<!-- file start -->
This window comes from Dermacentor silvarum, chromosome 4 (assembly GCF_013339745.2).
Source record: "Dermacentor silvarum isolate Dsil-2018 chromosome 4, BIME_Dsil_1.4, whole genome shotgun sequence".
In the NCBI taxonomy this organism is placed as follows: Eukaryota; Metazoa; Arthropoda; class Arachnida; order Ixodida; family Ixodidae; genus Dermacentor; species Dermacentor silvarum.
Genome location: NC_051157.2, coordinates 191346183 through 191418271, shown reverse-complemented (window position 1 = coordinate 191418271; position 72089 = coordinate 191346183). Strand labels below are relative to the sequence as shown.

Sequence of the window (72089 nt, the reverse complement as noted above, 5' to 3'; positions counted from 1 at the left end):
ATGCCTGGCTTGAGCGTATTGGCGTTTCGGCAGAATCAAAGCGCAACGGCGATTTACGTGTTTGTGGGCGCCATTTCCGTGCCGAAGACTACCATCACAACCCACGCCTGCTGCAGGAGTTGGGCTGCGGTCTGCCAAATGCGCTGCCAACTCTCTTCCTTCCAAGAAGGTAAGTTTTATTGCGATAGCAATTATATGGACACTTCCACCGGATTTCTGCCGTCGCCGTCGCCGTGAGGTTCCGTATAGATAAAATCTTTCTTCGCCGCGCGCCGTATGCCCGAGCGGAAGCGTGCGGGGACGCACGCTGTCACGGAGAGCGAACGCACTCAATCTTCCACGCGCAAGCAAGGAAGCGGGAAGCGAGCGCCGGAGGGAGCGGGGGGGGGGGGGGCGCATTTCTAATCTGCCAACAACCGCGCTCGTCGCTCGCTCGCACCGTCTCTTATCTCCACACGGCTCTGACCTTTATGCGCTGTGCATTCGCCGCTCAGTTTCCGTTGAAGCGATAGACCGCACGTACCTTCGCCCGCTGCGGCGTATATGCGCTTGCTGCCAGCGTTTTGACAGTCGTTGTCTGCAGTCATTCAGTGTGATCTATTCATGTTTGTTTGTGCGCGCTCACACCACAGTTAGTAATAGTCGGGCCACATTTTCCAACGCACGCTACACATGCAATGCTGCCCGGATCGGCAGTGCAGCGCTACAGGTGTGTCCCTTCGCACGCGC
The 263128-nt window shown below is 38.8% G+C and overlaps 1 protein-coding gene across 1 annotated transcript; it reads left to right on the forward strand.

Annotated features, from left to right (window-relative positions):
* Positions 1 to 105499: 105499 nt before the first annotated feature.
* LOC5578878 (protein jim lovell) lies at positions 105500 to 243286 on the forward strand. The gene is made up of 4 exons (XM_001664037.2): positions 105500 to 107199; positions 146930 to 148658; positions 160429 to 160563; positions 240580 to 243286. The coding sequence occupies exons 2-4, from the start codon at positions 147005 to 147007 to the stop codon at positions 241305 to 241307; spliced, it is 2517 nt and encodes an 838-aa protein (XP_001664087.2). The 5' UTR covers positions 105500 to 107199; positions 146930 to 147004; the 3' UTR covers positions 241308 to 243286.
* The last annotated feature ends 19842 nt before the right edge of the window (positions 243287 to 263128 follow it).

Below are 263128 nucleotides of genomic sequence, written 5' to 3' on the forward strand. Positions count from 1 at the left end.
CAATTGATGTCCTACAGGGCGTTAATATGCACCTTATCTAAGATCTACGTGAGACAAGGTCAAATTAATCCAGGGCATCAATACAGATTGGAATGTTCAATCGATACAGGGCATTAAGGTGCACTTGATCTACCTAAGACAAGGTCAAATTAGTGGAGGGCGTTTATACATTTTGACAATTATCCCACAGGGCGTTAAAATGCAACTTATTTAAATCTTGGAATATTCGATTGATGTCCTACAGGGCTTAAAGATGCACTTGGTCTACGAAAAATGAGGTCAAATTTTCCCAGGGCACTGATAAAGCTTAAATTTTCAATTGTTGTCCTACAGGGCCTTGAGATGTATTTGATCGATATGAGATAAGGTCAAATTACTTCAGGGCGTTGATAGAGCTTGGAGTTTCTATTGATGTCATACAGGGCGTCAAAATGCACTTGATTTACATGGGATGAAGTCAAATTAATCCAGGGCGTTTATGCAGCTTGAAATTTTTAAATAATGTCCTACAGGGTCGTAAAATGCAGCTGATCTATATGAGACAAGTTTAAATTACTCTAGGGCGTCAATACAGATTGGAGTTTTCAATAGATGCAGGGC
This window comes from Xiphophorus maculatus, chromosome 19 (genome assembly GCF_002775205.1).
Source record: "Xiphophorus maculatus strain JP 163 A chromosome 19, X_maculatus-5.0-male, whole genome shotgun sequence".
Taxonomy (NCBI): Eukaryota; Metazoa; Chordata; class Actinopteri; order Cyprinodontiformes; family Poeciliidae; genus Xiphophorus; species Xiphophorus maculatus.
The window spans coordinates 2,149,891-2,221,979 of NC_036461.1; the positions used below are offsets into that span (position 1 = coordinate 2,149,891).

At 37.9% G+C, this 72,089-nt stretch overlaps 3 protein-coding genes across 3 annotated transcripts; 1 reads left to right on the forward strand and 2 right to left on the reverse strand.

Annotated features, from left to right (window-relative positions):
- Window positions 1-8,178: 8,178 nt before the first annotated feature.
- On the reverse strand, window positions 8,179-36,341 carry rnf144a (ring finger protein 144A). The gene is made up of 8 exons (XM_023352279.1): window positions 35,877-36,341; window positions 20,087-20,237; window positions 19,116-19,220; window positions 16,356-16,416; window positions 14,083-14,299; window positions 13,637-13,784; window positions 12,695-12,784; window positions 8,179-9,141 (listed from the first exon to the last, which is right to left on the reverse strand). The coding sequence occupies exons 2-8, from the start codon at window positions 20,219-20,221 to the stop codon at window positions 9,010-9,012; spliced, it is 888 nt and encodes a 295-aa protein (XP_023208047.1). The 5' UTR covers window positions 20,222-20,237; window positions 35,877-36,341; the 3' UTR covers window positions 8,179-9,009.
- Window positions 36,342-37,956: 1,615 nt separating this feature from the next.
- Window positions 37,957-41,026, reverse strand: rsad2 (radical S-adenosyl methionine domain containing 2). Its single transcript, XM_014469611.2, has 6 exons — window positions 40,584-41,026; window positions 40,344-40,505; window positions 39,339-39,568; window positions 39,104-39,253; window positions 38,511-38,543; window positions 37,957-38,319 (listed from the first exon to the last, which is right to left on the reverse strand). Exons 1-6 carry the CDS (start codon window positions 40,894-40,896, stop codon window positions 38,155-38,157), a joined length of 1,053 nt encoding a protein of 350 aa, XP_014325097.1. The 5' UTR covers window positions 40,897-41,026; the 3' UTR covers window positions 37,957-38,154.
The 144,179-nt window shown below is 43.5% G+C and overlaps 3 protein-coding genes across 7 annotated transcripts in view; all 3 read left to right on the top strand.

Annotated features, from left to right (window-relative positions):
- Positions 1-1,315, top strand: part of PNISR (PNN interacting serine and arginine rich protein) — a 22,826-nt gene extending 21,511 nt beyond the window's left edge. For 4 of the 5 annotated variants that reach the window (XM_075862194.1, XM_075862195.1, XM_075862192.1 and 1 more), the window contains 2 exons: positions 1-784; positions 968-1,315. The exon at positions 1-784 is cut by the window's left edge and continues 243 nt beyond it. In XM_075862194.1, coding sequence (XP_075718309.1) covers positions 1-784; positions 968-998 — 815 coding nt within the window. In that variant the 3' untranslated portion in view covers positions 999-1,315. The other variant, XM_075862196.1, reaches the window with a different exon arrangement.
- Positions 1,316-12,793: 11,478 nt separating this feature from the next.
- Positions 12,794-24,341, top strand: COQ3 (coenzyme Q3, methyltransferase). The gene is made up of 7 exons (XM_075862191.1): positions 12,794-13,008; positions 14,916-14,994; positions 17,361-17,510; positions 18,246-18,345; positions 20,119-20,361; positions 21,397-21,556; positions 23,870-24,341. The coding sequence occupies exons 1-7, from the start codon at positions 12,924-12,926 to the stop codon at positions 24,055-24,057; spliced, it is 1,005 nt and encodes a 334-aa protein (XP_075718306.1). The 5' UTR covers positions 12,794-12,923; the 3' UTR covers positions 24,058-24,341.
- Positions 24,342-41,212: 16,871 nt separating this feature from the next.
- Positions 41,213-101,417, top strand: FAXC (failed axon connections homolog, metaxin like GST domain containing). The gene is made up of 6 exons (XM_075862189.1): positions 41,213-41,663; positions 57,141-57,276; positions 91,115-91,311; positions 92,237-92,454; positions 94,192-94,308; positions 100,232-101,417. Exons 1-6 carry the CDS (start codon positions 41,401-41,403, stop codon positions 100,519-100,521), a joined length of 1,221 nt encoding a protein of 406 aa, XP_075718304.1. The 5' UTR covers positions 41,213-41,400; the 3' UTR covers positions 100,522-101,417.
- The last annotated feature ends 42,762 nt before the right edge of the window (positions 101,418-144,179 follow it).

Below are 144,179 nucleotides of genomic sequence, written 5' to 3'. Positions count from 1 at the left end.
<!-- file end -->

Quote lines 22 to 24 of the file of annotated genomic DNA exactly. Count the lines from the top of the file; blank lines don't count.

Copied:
- Window positions 36,342-37,956: 1,615 nt separating this feature from the next.
- Window positions 37,957-41,026, reverse strand: rsad2 (radical S-adenosyl methionine domain containing 2). Its single transcript, XM_014469611.2, has 6 exons — window positions 40,584-41,026; window positions 40,344-40,505; window positions 39,339-39,568; window positions 39,104-39,253; window positions 38,511-38,543; window positions 37,957-38,319 (listed from the first exon to the last, which is right to left on the reverse strand). Exons 1-6 carry the CDS (start codon window positions 40,894-40,896, stop codon window positions 38,155-38,157), a joined length of 1,053 nt encoding a protein of 350 aa, XP_014325097.1. The 5' UTR covers window positions 40,897-41,026; the 3' UTR covers window positions 37,957-38,154.
The 144,179-nt window shown below is 43.5% G+C and overlaps 3 protein-coding genes across 7 annotated transcripts in view; all 3 read left to right on the top strand.